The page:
C, John Diamond

Diaries of Kenneth Tynan
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In a first that reflects the booming prosperity of the audiobook industry, the medium will be honoured at the British Book Awards next Tuesday. The short list for audiobook of the year is a strong one: Stephen Fry's unabridged reading of J K Rowling's Harry Potter and the Goblet of Fire (BBC Cover to Cover, 22hrs, £49.99) is on it, as is the third in Philip Pullman's His Dark Materials trilogy, The Amber Spyglass (Chivers, c15hr, £16.95, mail order: 0800 136919). It may or may not be a reflection on the good-quality modern novel that the genre is represented by two abridgements: Matthew Kneale's English Passengers (Harper Collins, 6hr, £12.99), its many voices read with chameleon versatility by Simon Callow, and Sebastian Faulks's Birdsong (Random House, 6hrs, £12.99), read with haunting grace by Samuel West. The fifth title is in a genre all its own: Alan Bennett's reading of his Laying on of Hands (BBC, 2hr 20min, £8.99), a solo performance of genius.

I've reviewed all five of these in this column in the past, so I'll devote the rest of it to the last two titles on the list. Although both are autobiographical, they are very different in style. But they have one sinister similarity: each is preoccupied by the author's illness and untimely death. I'm ashamed to admit this was why I shied away from reviewing either when it came out, a cowardly act that meant I almost missed two remarkable productions. John Diamond's C concentrates on the enemy within: the book was adapted from the Times columns that he wrote during his illness. Clinically descriptive, honest and direct, it is scary stuff, but it makes the case for appreciating what we have while we have it with devastating force. Neil Pearson's reading adds immediacy and poignancy.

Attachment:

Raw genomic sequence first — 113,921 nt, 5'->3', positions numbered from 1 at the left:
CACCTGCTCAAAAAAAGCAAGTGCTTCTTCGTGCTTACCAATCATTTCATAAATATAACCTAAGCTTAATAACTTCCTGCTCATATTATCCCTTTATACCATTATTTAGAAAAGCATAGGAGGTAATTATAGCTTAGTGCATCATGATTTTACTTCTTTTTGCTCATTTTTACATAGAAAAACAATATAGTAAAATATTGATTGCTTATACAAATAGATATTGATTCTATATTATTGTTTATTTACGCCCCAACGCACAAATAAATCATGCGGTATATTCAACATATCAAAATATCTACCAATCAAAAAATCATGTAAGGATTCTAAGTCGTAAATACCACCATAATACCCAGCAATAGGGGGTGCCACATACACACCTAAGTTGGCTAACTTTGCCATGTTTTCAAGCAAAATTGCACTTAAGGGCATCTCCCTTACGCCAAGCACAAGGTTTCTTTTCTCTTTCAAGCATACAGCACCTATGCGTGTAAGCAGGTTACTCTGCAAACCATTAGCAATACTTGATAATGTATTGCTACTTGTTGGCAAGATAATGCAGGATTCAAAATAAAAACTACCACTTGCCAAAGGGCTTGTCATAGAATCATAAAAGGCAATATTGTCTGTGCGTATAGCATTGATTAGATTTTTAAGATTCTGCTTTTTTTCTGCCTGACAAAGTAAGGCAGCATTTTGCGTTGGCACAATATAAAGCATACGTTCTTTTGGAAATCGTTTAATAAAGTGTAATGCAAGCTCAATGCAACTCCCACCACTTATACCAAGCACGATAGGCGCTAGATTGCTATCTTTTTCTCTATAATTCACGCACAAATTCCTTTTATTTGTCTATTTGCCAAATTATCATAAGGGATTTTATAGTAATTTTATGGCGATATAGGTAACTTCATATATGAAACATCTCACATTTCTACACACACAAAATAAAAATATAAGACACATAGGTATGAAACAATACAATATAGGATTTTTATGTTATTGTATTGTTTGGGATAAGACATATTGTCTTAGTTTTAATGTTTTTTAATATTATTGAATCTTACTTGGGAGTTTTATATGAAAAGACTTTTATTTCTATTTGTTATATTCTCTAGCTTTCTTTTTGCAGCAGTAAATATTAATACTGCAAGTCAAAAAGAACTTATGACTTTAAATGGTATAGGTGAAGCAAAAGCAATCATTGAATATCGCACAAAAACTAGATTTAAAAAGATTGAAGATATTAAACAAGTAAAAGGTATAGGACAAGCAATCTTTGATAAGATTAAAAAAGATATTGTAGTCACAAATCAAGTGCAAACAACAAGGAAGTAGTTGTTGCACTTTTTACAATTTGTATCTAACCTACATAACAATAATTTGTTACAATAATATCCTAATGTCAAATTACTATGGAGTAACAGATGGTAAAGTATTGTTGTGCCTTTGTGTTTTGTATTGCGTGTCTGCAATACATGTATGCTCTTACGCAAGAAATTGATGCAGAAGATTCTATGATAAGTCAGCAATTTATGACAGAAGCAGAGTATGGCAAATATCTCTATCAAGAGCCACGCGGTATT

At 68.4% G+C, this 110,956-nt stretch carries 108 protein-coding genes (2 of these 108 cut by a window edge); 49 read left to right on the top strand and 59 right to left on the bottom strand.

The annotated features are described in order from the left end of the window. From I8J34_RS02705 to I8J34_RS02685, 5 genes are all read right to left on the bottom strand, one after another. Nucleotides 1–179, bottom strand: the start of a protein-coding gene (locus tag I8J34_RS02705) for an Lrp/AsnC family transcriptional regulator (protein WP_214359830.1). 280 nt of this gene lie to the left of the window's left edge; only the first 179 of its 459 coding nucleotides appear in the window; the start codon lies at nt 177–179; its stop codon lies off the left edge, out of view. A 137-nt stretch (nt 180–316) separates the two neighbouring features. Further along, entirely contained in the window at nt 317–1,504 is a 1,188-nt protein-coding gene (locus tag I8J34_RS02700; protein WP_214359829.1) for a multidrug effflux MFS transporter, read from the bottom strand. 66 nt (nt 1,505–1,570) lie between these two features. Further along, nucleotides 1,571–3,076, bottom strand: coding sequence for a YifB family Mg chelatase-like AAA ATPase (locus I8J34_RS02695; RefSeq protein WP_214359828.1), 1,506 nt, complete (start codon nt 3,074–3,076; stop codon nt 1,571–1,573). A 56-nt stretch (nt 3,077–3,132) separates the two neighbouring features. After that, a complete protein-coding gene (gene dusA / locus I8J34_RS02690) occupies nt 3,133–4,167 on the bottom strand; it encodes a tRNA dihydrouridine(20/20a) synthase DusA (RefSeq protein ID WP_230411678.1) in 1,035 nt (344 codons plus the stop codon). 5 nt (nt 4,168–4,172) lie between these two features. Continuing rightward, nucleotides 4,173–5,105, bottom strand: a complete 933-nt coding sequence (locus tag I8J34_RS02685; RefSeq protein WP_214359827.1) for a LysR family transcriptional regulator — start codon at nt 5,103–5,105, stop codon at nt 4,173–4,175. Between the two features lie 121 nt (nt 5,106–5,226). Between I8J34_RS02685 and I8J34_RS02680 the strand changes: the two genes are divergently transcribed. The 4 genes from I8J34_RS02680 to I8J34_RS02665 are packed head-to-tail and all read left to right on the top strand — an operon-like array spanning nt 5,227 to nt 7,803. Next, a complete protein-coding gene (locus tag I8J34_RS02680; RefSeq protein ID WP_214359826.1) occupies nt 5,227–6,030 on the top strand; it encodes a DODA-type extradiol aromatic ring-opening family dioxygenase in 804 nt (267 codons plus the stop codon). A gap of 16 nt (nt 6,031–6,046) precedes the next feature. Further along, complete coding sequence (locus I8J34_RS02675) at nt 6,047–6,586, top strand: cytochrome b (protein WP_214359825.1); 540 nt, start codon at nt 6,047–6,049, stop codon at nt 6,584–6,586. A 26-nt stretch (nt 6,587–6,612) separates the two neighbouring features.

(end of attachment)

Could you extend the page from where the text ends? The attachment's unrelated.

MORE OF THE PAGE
Also off my chosen patch was Diaries of Kenneth Tynan (Bloomsbury, 3hr, £8.99), again read by Simon Callow. An effervescent mix of bon mots, namedropping and frank accounts of sexual escapades makes for riveting listening and indeed blushes, as I bought my morning paper with Tynan's minute detailing of a spanking orgy ringing in my ears. Pray God that Nicholas, the grandfatherly Greek who runs the corner shop, couldn't hear. But I finished listening depressed, resenting Tynan's peculiar, wilful expense of spirit in a waste of trivia.


Christina Hardyment, Miriam Margolyes and Sue Barker are the judges of the audiobook of the year award, to be announced on Tuesday 5 March